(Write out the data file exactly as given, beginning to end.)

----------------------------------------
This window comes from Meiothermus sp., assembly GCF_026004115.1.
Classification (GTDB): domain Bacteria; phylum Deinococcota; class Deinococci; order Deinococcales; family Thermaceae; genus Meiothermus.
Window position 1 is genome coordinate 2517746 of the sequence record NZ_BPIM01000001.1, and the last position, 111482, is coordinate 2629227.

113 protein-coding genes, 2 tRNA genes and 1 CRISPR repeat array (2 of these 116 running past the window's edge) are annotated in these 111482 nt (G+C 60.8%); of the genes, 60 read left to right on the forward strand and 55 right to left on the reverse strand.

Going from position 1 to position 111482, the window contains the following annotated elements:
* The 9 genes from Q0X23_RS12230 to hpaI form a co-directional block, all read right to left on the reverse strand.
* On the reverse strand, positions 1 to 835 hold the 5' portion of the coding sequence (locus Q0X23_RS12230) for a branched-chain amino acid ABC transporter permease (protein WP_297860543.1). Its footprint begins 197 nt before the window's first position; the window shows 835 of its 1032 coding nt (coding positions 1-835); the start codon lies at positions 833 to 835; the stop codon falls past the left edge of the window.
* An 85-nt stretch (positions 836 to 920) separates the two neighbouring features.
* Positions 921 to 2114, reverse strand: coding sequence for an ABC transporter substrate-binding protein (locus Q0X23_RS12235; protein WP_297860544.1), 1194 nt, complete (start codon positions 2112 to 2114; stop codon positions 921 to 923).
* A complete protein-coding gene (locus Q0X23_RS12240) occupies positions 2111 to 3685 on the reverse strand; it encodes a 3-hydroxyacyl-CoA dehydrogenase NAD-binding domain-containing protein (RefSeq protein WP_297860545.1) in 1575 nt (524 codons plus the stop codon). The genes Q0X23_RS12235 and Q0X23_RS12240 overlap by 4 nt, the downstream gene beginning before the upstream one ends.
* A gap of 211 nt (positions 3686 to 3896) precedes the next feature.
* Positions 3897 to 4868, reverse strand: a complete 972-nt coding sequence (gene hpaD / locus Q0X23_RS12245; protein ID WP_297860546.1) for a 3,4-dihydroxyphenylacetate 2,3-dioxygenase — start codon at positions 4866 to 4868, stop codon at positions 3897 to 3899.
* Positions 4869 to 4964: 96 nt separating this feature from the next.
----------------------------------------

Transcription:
This window comes from Meiothermus sp., assembly GCF_026004115.1.
Classification (GTDB): domain Bacteria; phylum Deinococcota; class Deinococci; order Deinococcales; family Thermaceae; genus Meiothermus.
Window position 1 is genome coordinate 2517746 of the sequence record NZ_BPIM01000001.1, and the last position, 111482, is coordinate 2629227.

113 protein-coding genes, 2 tRNA genes and 1 CRISPR repeat array (2 of these 116 running past the window's edge) are annotated in these 111482 nt (G+C 60.8%); of the genes, 60 read left to right on the forward strand and 55 right to left on the reverse strand.

Going from position 1 to position 111482, the window contains the following annotated elements:
* The 9 genes from Q0X23_RS12230 to hpaI form a co-directional block, all read right to left on the reverse strand.
* On the reverse strand, positions 1 to 835 hold the 5' portion of the coding sequence (locus Q0X23_RS12230) for a branched-chain amino acid ABC transporter permease (protein WP_297860543.1). Its footprint begins 197 nt before the window's first position; the window shows 835 of its 1032 coding nt (coding positions 1-835); the start codon lies at positions 833 to 835; the stop codon falls past the left edge of the window.
* An 85-nt stretch (positions 836 to 920) separates the two neighbouring features.
* Positions 921 to 2114, reverse strand: coding sequence for an ABC transporter substrate-binding protein (locus Q0X23_RS12235; protein WP_297860544.1), 1194 nt, complete (start codon positions 2112 to 2114; stop codon positions 921 to 923).
* A complete protein-coding gene (locus Q0X23_RS12240) occupies positions 2111 to 3685 on the reverse strand; it encodes a 3-hydroxyacyl-CoA dehydrogenase NAD-binding domain-containing protein (RefSeq protein WP_297860545.1) in 1575 nt (524 codons plus the stop codon). The genes Q0X23_RS12235 and Q0X23_RS12240 overlap by 4 nt, the downstream gene beginning before the upstream one ends.
* A gap of 211 nt (positions 3686 to 3896) precedes the next feature.
* Positions 3897 to 4868, reverse strand: a complete 972-nt coding sequence (gene hpaD / locus Q0X23_RS12245; protein ID WP_297860546.1) for a 3,4-dihydroxyphenylacetate 2,3-dioxygenase — start codon at positions 4866 to 4868, stop codon at positions 3897 to 3899.
* Positions 4869 to 4964: 96 nt separating this feature from the next.